This was written by Jane Whitledge and published on February 7, 2020.
Whatever happened to the city of Duluth’s plans to create an historic district downtown? A few years back, the city invited professional architects to visit Duluth, and they were impressed with our many old structures, the wonderful stone work, and the varied designs. They urged us to hold onto these buildings.
Now, we seem bent on tearing down as many as we can.
Soon we’ll lose the two old buildings between the Voyageur Hotel and the Sheraton, along Superior Street at the east end of downtown.
We also see the former Kozy Bar threatened (“Lack of bond could open the door for Kozy demolition,” Jan. 30). Anyone who looks at this building and doesn’t see the fine character of it, despite its current disrepair, has no imagination. The building could be a real asset to our collection — albeit a shrinking collection — of historical buildings. It could be restored.
In a recent News Tribune article, a city lawyer cited upcoming events at the Clayton Jackson McGhee Memorial across First Street from the former Kozy. The lawyer suggested removing the Kozy building, inferring that it is disrespectful to the site where three black circus workers were lynched 100 years ago this summer.
But the Kozy building is visible in the notorious photo of the falsely accused men hanging from a lamppost at the site. People can be seen looking out its windows at the lynch mob below. The Kozy building places the event squarely in downtown Duluth. For this reason alone, the Kozy building ought to remain. It’s a powerful visual of where this wicked act occurred.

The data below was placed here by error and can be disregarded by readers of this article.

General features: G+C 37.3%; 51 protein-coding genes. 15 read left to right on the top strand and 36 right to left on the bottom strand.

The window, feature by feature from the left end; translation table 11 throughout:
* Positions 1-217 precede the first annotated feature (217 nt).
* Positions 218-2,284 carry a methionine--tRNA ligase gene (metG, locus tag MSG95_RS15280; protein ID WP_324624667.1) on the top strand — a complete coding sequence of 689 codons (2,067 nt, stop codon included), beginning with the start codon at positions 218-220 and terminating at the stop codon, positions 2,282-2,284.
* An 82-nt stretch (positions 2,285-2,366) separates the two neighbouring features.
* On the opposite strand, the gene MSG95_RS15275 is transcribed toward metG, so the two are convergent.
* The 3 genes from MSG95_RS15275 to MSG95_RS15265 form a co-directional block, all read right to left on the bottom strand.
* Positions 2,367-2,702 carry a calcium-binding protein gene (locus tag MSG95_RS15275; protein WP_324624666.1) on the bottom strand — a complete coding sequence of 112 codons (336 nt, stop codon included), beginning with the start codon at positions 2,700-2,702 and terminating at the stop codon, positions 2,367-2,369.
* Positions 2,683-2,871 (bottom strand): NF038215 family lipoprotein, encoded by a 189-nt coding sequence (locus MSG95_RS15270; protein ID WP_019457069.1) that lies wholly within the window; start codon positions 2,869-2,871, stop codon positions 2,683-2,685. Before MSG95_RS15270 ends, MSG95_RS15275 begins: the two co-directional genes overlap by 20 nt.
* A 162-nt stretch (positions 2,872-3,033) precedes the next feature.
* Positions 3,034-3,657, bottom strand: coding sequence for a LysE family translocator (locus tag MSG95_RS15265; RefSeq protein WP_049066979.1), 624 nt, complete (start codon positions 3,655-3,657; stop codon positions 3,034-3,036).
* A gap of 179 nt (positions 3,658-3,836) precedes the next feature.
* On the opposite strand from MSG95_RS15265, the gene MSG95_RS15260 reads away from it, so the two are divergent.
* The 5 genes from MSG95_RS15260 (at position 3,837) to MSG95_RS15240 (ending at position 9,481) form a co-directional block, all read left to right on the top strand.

The memorial would not be improved by the Kozy’s absence; indeed, a part of it would be erased.
The presence of the building that later would be the Kozy in the photo forces us to confront our past. “Here is the place,” it says. And so the memorial, Duluth’s laudable work toward acknowledgement and healing, is attached to time and place.
My feeling is that corporate interests are greedy to get every square inch of old downtown they can, for their personal profit. If we lose our heritage, we lose our souls: who we were and who we are. Do we really want Duluth to become a corporate city devoid of history and charm?
Please, do not tear down the Kozy building. At one time we were going to tear down the Fitger’s brewery, and look at what a success that building is today. We once were going to tear down the fabulous Central High School, a gem in the middle of our city — underappreciated when it should be showcased on postcards. Walk around it sometime; look at the details.
We can replace our city with cold glass and steel and cheap, modern buildings that last a decade or two. We can destroy old storefronts with garage-door fronts that are so faddish today. Or we can protect our history, which has stood for more than 100 years and can withstand another 100 with care. Duluth, preserve your past.
Jane Whitledge is a Duluth poet whose work has been published in literary journals and anthologies.